Posted on Monday, April 8th, 2013 by Peter Sciretta
Sony held an event today in four cities across the world to launch to buzz for District 9 director Neill Blomkamp‘s new film Elysium. Fans in the four cities were invited to the event through the film’s viral website. Blomkamp, producer Simon Kinberg and co-star Sharlto Copley were in attendance at the Arclight Cinemas in Hollywood to answer questions.
Star Matt Damon also answered questions from a theater in Germany, with his appearance also simulcast to the other venues. The event was to premiere the first trailer for Elysium, which will be online tomorrow at some point. But the filmmakers also screened a 10-minute sizzle reel of footage from the movie. Get our thoughts on the footage in a video blog we recorded, after the jump.
After the event I recorded a video blog reaction alongside Germain Lussier from /Film and Frosty from Collider. We don’t go into specifics, and won’t give you a description of the footage. (You can read Germain’s description of the 10 minutes at the bottom of this post.)
In the video we give a spoiler-free reaction to what we saw.
For those of you who don’t want to watch the video, here is my opinion in brief: While I was a bit underwhelmed by the trailer, the footage kicked my ass. I’m not sure if this is because I had already seen the awesome presentation at Comic Con last year, or if it was because the trailer was a bit more of a primer for the film’s story/concept. The only reason I bring this up is that the trailer goes online tomorrow and if you aren’t impressed, trust me, you will be when you see more footage.
Elysium looks beautiful, a fully realized future world complete with dust, dirt and scratches. Unlike other films that look like shiny, cool-looking concept art brought to life on a soundstage, Blomkamp shot his film in real locations in Mexico and Canada, augmenting it with gritty sci-fi tech. It feels like a real place, a real world. I feel that the action doesn’t end at the edges of the camera frame (like it does in so many other world building flicks) — it feels like a real place, with both the fantastical and horrific. This is what most excites me about the film.
Description of the 10-minutes of Elysium footage by Germain Lussier:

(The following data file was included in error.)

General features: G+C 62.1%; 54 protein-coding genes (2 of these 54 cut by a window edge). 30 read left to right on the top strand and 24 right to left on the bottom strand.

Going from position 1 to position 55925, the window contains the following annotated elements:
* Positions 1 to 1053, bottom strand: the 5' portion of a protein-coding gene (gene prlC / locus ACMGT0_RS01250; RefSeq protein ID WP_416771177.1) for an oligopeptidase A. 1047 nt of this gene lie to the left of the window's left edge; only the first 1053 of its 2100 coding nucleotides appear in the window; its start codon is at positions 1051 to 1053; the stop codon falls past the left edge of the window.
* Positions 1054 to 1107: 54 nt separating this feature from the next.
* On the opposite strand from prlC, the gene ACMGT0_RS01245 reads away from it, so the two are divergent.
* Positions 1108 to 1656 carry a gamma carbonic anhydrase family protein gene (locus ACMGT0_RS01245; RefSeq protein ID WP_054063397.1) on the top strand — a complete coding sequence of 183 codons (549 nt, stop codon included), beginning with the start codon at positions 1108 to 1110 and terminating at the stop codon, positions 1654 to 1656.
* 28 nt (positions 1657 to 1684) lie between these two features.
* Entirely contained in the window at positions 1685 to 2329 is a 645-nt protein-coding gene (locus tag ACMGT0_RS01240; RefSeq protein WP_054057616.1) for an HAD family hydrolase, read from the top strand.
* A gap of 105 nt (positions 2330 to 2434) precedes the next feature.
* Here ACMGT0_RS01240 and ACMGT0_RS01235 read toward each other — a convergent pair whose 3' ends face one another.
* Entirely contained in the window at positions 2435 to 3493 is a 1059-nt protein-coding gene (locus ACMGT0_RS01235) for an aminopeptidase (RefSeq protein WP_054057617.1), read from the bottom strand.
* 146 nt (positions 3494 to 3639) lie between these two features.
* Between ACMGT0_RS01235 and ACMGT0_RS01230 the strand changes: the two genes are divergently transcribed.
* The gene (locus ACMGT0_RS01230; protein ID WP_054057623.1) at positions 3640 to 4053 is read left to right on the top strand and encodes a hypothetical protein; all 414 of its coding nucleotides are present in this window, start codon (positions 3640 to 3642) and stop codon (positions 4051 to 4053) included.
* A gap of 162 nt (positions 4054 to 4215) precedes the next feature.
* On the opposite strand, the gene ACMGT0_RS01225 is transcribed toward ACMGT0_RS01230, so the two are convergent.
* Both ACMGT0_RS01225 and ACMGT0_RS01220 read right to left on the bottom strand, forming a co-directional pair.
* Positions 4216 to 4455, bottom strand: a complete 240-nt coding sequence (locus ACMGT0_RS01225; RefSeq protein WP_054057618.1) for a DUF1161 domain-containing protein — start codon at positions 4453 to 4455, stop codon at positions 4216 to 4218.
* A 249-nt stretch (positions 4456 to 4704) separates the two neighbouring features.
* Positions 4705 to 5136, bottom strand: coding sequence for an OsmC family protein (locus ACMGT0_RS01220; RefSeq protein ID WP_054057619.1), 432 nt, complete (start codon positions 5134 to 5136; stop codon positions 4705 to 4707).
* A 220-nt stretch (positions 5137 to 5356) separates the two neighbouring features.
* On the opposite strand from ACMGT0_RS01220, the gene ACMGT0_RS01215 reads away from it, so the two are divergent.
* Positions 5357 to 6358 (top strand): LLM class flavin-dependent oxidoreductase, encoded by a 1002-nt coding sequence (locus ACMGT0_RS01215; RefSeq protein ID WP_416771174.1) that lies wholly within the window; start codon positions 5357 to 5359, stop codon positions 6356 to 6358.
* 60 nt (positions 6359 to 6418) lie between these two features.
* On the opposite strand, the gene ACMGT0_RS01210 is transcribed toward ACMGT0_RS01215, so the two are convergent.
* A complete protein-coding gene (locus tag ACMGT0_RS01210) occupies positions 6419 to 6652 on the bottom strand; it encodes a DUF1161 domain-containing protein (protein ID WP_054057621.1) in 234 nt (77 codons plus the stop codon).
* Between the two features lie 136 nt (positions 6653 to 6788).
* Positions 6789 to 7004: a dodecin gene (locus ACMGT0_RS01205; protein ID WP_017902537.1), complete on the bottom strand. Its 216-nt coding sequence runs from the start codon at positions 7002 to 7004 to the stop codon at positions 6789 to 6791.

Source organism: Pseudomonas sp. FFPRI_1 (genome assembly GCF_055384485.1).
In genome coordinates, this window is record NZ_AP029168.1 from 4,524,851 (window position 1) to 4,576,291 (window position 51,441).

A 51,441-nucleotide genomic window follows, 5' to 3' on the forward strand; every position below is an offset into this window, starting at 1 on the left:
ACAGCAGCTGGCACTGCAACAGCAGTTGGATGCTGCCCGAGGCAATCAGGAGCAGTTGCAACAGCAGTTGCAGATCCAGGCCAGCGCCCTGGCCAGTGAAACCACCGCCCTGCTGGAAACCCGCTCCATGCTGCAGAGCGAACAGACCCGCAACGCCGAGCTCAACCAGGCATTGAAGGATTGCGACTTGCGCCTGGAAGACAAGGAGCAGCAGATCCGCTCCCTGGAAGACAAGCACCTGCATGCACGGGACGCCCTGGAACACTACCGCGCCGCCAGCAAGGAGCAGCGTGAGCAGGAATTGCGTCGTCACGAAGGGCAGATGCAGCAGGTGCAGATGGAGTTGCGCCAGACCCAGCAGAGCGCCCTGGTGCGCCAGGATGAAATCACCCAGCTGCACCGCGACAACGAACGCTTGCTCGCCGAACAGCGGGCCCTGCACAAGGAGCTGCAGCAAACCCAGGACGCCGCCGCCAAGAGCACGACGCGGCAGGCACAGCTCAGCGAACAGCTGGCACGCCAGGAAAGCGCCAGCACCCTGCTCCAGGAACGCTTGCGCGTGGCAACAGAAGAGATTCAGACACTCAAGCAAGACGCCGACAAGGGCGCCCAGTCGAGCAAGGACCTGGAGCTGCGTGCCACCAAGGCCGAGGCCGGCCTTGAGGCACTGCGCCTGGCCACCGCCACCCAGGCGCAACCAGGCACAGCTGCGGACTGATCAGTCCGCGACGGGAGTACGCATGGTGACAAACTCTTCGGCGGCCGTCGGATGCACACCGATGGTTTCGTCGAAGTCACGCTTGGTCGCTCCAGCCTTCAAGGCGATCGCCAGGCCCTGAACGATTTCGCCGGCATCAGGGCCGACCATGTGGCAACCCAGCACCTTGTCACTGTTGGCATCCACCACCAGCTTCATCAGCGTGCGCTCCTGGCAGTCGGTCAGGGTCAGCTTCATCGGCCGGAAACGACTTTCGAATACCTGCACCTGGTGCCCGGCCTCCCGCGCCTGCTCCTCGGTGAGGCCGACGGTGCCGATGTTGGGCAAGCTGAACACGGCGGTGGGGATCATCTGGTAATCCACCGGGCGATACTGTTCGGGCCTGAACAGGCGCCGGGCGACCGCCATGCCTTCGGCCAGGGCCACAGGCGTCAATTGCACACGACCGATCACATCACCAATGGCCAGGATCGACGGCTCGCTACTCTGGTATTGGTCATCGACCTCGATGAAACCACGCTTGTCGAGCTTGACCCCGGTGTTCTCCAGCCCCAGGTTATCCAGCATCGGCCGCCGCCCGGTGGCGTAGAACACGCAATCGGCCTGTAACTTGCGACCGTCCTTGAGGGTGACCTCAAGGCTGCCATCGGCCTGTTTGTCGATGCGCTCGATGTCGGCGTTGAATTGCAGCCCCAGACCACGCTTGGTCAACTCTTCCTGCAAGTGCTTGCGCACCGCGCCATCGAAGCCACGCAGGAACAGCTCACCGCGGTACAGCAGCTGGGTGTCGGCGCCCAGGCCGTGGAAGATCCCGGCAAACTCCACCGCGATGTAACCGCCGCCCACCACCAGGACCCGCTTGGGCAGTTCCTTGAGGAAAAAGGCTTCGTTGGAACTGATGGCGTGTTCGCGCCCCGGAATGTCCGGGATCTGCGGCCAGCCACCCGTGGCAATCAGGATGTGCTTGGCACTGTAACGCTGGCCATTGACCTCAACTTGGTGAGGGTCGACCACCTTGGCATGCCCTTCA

Three ships take off from a terrible slum in the year 2159. They’re headed to Elysium, the utopian space station above the Earth reserved for the super rich. On Elysium, a warning says unauthorized ships are entering their airspace. Jodie Foster’s character sends a message to Kruger — an Elysium black ops soldier on Earth, played by Sharlto Copley — to take them down. On Earth, he picks up a huge rocket launcher and fires it into the sky. The rockets go into space and blow up all three ships.
Now we meet Max (Matt Damon) on some kind of line. Police officer robots see him and state his list of crimes, which is long. They ask him what’s in his bag and Damon’s character, who is bald, quips “hair products mostly.” They don’t find the joke funny and pin him to the ground, breaking his arm. We now move to a hospital where a nurse knows Max. He obviously has feelings for her. She fixes his arm and tell him to stay out of trouble. “I do,” he says.
Max goes to visit his parole officer, which is an automated machine. They have some playful banter and, by this time, we know things aren’t good for Max. Those things only get worse when he goes to work. His boss tells him he’s going to dock him half a day for being late and doesn’t want him to work with a cast. Max says it’s cool. During work, which is on some kind of robot assembly line, he’s forced to go into a hazardous area. An accident occurs, and a robot doc gives Max only 5 days to live.
The only way Max can stay alive is to get to Elysium, where there’s no disease, but he can’t afford it. He asks a friend (Diego Luna) for help and the friend introduces Max to some sort of criminal. The criminal wants Max to put on a Third Generation Hawk (or Hulk?) suit and to steal the thoughts on an Elysium citizen currently on Earth. He’ll do so by uplinking to the man’s brain. Unfortunately for Max, not only is this illegal, the Hawk suit has to be fused to his bones.
Now he’s a cyborg, and after checking out a few different guns, we see the man Max has to target, Carlyle, played by William Fichtner. He strolls to a very high tech space ship and begins to fly away when Max and a crew of guys start to shoot at it. We’re then taken to Elysium where Jodie Foster is alerted one of their citizens is in danger, and she dispatches Kruger.
Back to the hijacking, Max brings the plane down and Carlyle tells his droids that he wants these men killed. The battle begins. The droids are winning with their superior firepower when Max tackles one, rips his head off, and then fires at another while he’s reloading. The droid explodes in spectacular slow motion. Max then links into Carlyle and performs the data heist as Kruger finally arrives. The action continues.
Apparently, whatever Max downloads has the power to override all the systems on Elysium. And so begins a montage of action scenes that involved all sorts of weapons, crashes, fly over shots of Elysium, people running around corridors, hints at some larger, more powerful cyborg suits and more.
At the end, you pick your jaw off the floor because it looked that good.